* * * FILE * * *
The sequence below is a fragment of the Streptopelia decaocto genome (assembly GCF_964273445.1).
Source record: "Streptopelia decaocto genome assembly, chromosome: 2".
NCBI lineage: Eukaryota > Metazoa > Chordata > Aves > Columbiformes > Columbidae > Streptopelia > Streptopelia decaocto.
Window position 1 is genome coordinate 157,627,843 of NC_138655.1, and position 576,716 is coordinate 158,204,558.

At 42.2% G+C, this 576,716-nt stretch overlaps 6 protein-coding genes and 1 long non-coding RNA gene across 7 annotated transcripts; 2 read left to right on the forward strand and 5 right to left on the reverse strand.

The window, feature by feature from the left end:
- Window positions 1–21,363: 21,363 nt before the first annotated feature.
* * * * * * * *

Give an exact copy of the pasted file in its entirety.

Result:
The sequence below is a fragment of the Streptopelia decaocto genome (assembly GCF_964273445.1).
Source record: "Streptopelia decaocto genome assembly, chromosome: 2".
NCBI lineage: Eukaryota > Metazoa > Chordata > Aves > Columbiformes > Columbidae > Streptopelia > Streptopelia decaocto.
Window position 1 is genome coordinate 157,627,843 of NC_138655.1, and position 576,716 is coordinate 158,204,558.

At 42.2% G+C, this 576,716-nt stretch overlaps 6 protein-coding genes and 1 long non-coding RNA gene across 7 annotated transcripts; 2 read left to right on the forward strand and 5 right to left on the reverse strand.

The window, feature by feature from the left end:
- Window positions 1–21,363: 21,363 nt before the first annotated feature.